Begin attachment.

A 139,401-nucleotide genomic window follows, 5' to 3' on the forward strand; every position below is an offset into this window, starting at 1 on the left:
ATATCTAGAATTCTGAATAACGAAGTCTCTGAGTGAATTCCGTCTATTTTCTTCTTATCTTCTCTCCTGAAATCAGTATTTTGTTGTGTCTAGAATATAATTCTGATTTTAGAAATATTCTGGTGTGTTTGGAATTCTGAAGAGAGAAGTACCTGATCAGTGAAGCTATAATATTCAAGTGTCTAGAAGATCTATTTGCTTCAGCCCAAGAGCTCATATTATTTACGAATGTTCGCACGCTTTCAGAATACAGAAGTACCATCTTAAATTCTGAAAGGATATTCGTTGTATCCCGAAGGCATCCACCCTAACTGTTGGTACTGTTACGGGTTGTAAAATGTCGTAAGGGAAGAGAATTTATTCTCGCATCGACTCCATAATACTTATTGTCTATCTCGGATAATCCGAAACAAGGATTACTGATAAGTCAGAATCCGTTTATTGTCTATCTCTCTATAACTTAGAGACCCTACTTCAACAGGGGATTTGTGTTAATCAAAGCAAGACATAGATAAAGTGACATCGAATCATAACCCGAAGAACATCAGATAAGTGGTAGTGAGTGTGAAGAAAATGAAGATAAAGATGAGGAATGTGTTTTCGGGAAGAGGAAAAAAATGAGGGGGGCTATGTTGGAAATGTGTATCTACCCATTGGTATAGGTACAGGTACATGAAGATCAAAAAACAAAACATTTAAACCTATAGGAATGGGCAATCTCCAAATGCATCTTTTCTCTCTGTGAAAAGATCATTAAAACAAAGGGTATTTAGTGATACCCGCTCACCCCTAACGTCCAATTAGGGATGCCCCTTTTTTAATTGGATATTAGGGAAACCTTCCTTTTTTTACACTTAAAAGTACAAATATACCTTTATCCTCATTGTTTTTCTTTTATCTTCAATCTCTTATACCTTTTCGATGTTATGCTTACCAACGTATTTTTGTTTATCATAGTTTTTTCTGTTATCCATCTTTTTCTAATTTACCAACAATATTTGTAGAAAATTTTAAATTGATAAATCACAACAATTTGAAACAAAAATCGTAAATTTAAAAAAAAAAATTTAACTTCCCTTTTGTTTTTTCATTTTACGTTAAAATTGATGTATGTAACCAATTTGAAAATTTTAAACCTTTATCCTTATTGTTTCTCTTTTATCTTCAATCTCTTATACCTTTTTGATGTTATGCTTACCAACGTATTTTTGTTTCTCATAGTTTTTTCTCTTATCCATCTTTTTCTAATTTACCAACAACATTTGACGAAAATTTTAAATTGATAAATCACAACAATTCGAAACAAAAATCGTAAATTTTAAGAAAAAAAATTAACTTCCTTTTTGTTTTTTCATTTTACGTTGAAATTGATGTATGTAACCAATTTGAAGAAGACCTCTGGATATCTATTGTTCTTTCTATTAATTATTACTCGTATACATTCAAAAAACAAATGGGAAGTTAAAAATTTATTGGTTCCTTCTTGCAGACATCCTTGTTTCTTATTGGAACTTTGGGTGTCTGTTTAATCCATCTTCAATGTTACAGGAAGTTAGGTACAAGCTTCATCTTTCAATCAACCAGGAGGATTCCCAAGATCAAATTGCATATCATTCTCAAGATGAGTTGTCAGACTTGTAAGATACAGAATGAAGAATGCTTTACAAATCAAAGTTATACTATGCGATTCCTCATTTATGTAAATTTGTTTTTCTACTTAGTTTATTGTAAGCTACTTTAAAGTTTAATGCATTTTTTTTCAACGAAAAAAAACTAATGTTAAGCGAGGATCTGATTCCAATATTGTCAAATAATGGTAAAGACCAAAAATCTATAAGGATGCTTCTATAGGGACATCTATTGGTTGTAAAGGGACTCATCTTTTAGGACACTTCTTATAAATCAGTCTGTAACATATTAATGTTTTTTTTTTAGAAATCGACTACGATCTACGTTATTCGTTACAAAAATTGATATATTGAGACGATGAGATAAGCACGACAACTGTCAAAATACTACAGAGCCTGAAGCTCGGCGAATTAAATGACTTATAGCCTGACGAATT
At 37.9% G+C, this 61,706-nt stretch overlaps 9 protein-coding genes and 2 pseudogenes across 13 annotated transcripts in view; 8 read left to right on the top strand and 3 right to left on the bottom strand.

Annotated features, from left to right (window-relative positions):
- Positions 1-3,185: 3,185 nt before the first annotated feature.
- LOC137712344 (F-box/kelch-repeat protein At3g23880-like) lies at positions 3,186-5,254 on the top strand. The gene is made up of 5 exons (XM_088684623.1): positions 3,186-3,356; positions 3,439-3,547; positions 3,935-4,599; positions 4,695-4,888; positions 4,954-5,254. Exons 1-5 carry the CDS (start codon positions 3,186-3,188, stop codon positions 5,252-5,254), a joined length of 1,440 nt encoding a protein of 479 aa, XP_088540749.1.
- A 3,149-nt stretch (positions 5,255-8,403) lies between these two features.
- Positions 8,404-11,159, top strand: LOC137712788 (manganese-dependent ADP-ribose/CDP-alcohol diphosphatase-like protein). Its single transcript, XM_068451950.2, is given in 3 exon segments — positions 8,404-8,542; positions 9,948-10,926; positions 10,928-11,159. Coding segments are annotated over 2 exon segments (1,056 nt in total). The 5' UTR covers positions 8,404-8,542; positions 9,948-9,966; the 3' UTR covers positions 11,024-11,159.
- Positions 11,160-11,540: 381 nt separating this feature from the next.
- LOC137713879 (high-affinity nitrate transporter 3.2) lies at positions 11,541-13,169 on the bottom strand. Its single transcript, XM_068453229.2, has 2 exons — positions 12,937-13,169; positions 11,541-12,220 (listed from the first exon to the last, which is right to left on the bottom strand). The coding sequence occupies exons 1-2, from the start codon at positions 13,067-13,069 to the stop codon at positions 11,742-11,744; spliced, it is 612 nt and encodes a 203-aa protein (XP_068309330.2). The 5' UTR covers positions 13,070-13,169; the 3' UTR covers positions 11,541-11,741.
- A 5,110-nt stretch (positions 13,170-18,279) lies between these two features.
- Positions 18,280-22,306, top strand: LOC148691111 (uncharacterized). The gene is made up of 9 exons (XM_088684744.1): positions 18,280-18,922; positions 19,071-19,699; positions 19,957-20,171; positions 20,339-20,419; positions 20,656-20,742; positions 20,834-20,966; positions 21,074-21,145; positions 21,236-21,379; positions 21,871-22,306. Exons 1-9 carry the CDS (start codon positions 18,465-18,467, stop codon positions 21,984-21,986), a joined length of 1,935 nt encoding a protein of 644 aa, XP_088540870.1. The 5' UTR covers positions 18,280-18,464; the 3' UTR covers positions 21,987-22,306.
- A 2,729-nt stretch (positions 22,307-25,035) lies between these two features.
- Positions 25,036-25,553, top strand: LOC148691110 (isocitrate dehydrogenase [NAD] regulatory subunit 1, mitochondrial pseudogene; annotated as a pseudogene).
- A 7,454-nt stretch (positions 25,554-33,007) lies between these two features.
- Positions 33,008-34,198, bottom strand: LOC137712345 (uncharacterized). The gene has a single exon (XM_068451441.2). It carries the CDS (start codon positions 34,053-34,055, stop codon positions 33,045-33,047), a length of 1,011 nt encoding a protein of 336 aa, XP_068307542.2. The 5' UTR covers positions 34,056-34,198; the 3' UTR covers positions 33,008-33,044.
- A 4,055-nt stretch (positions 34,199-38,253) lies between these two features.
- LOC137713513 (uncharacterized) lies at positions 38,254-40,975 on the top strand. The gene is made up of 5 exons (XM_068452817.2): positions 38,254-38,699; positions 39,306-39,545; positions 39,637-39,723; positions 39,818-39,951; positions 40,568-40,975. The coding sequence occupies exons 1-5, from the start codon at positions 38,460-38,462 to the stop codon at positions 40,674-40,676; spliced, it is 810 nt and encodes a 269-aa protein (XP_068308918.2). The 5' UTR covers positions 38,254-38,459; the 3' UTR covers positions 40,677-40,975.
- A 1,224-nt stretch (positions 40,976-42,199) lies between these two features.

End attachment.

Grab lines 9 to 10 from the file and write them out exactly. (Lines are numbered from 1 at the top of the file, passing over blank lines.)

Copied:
- Positions 11,160-11,540: 381 nt separating this feature from the next.
- LOC137713879 (high-affinity nitrate transporter 3.2) lies at positions 11,541-13,169 on the bottom strand. Its single transcript, XM_068453229.2, has 2 exons — positions 12,937-13,169; positions 11,541-12,220 (listed from the first exon to the last, which is right to left on the bottom strand). The coding sequence occupies exons 1-2, from the start codon at positions 13,067-13,069 to the stop codon at positions 11,742-11,744; spliced, it is 612 nt and encodes a 203-aa protein (XP_068309330.2). The 5' UTR covers positions 13,070-13,169; the 3' UTR covers positions 11,541-11,741.